GDPR – General Data Protection Regulation
What is it the EU General Data Protection Regulation or GDPR?
The EU GDPR will be enforced from 25 May 2018, and it is the culmination of years of work by the EU to reform Data Protection regulation into a Union-wide framework instead of a patchwork of country-specific legislations.
The GDPR regulation is intended to strengthen the privacy rights of EU citizens, restore confidence in online activities and better protect customer data by requiring companies to adopt new data protection processes and controls.
Who does the GDPR Effect?
The GDPR should be of global interest as it affects any company doing business with EU citizens, regardless of where the organisation is based in the world.
Why should we be concerned about GDPR?
If your business is not compliant with the GDPR then there fines for breaches of personal data of up to €20m or 4% of the organisation’s worldwide turnover.
Key stipulations of GDPR
- GDPR has a wider geographic scope. You do not have to be based in Europe for it to apply. Any company that does business with EU residents will be subject to GDPR. Even if you are offering a free service, such as a website that people in the EU access, you may be subject to GDPR if you collect IP addresses or track cookies.
- The definition of ‘personal data’ has widened and now explicitly includes online identifiers such as IP addresses and mobile device identity.
- Organisations will need to attain explicit consent from individuals regarding the processing of their data, and companies will no longer be able to use long, illegible terms and conditions.
- Individuals will also have more rights regarding the processing of their data, for example relating to data erasure (often referred to as the ‘right to be forgotten’) and data portability, which is the right to transmit their data to another controller.
- Technical and organisational measures regarding the protection of personal data are becoming mandatory, with the GDPR outlining examples of the measures expected. These relate to the hashing and encryption of personal data, the ability to ensure confidentiality, integrity, and availability, and processes to test the effectiveness of security measures.
- Organisations will need to keep a written (electronic) record of personal data processing activities, capturing the lifecycle of the data and the name and contact details of the data controller.
- The reporting of personal data breaches will become mandatory and this is to be done within 72 hours of becoming aware of them.
How to comply with GDPR?
In order to comply with the new legislation, the best way to prepare is to implement a solid data protection strategy that guards against loss of data whether through malicious or accidental methods.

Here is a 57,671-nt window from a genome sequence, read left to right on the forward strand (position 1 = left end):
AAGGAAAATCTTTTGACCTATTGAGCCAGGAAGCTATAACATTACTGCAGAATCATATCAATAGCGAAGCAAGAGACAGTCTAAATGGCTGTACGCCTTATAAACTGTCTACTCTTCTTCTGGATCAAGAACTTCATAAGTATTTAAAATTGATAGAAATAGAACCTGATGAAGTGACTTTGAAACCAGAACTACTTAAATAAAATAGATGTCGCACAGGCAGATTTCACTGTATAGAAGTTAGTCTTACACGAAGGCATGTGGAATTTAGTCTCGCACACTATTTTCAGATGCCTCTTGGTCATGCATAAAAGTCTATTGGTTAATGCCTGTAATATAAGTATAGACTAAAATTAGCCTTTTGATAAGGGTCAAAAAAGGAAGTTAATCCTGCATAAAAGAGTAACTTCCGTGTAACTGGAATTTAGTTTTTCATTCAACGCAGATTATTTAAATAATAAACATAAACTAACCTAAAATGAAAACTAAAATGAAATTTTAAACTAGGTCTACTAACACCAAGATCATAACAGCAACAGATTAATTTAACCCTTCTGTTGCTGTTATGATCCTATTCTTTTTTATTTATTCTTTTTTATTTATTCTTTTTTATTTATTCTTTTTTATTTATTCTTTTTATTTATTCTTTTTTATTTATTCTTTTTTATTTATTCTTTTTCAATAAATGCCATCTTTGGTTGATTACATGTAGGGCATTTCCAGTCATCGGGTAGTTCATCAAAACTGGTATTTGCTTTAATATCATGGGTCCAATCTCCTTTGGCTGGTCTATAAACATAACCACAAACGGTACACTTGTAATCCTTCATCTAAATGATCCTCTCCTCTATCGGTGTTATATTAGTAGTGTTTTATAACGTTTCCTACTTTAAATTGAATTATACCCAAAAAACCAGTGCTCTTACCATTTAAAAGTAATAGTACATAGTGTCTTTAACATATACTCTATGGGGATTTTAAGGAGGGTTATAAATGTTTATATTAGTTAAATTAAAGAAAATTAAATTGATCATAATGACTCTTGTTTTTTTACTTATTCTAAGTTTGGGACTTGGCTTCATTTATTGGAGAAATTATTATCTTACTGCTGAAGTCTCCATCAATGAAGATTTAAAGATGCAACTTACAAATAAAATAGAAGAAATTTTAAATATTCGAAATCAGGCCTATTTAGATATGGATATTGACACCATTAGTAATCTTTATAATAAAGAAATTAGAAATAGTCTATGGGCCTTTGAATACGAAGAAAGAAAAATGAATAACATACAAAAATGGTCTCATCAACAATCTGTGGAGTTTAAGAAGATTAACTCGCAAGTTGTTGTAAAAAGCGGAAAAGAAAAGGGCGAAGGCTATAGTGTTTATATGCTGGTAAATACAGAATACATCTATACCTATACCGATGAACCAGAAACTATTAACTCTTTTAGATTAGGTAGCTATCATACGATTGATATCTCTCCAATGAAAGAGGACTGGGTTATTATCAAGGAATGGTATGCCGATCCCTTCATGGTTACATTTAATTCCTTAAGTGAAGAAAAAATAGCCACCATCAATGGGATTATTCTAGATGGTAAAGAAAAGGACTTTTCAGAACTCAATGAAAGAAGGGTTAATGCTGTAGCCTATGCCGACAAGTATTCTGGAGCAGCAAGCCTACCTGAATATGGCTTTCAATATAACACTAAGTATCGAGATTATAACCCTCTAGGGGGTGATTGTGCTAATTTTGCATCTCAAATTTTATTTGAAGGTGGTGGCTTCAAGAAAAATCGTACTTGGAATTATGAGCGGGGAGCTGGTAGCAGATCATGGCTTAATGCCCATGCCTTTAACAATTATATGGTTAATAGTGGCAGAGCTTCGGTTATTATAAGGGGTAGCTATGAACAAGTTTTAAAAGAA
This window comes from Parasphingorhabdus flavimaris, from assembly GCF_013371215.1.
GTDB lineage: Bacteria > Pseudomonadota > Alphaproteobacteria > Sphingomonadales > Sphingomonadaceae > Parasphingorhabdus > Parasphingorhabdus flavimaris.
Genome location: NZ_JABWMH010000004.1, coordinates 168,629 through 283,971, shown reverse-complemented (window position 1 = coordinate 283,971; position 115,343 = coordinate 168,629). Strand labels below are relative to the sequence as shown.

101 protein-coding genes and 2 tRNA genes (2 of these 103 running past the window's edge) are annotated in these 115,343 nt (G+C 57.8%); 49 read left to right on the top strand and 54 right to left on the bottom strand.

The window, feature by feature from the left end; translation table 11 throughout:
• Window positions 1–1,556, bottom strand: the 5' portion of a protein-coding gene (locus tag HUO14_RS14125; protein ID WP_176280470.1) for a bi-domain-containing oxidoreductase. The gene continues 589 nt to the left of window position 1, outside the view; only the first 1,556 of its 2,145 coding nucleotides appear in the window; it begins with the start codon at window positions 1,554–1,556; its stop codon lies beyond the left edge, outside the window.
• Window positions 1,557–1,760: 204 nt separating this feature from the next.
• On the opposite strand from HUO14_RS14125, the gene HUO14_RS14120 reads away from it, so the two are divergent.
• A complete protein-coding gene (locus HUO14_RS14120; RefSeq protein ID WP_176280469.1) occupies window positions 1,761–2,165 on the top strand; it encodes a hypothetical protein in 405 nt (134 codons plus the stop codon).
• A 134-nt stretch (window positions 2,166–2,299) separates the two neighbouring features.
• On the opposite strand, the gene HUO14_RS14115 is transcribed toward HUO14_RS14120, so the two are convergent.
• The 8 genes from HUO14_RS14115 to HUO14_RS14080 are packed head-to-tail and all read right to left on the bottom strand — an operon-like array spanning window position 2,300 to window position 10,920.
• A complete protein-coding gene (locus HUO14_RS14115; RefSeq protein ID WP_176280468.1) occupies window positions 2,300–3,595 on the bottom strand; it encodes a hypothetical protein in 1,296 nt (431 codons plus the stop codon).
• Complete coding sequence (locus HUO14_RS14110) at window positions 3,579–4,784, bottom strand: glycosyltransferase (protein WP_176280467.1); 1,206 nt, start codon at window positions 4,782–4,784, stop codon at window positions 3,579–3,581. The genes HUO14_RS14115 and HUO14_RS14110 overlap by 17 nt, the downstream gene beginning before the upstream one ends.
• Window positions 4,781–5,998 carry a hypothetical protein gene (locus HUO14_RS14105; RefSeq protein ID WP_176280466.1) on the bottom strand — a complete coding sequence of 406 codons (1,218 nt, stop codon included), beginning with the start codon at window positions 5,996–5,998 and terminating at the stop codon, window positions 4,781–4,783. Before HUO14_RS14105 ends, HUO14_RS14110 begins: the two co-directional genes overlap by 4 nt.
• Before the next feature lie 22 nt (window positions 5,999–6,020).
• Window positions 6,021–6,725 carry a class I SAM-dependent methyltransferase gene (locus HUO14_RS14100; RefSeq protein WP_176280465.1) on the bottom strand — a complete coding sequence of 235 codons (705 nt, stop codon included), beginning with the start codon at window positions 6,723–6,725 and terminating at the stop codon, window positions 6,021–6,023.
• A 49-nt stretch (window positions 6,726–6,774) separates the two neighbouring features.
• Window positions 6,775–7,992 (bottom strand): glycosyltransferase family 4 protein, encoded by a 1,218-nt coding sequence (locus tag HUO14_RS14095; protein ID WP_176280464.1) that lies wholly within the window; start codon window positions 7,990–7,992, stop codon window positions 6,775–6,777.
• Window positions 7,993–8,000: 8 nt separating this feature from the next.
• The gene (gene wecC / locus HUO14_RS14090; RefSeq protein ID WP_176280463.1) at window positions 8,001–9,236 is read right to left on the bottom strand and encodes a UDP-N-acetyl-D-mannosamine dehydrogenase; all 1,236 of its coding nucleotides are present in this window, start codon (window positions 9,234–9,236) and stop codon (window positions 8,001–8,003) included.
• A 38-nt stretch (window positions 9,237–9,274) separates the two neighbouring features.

How will the new GDPR rules be enforced?
To ensure proper enforcement of the new data protection rules the reform will both step up the powers of data protection officers and allow for substantial fines in the event of breaches.
Firms will have to appoint a data protection officer if they are handling significant amounts of sensitive data or monitoring the behaviour of many consumers.
Do you really need to hire a data protection officer for GDPR?
The short answer is yes. You could share a Data Protection Officer with another organisation or you could assign the role to an existing individual. Their role is to look at the businesses on the side of the regulator who is concerned about protecting the data of EU citizens.
The Next Step…
GDPR IT and Infrastructure Audit
GDPR is all about the information you hold about EU citizens and protecting it, therefore to start this process there are some essentials steps required. Firstly you will need to understand where your data is stored and how is it protected. Our engineers can help assist with this fact finding process by completing a GDPR IT and Infrastructure Audit that will assess where your data is held, how it is currently protect and also provide advice on how to further protect this data.
GDPR Hardware and Software Solutions
As we have mentioned protecting your data is key to ensuring that your business is GDPR compliant. Businesses need to put the right technology in place to protect this personal data. Our team can help provide you with advice on the best solutions available in order to ensure that your data is protected. We can supply, install and support crucial tools including Firewalls, Endpoint protection, Encryption, Ransomware protection, Mobile device protection and more.
We offer two courses that are specifically designed to help businesses understand the new regulations.
Our one-day course provides a great introduction for those wishing to understand the new laws and it will also help you understand how the regulation works, so you can prepare and work towards compliance.
Our four-day Foundation and Practitioner course provides a detailed introduction to GDPR and a full overview on how to plan and implement a continuous compliance programme. It also enables businesses to fulfil the knowledge requirements of a Data Protection Officer, a position that will become a legal requirement by May 2018.
The Next Step…
If you would like more information about what your business should be doing now to prepare for the GDPR or you would like to book a GDPR audit or a place on one of our GDPR training courses please contact us on 01392 824022 or email us at email@example.com.
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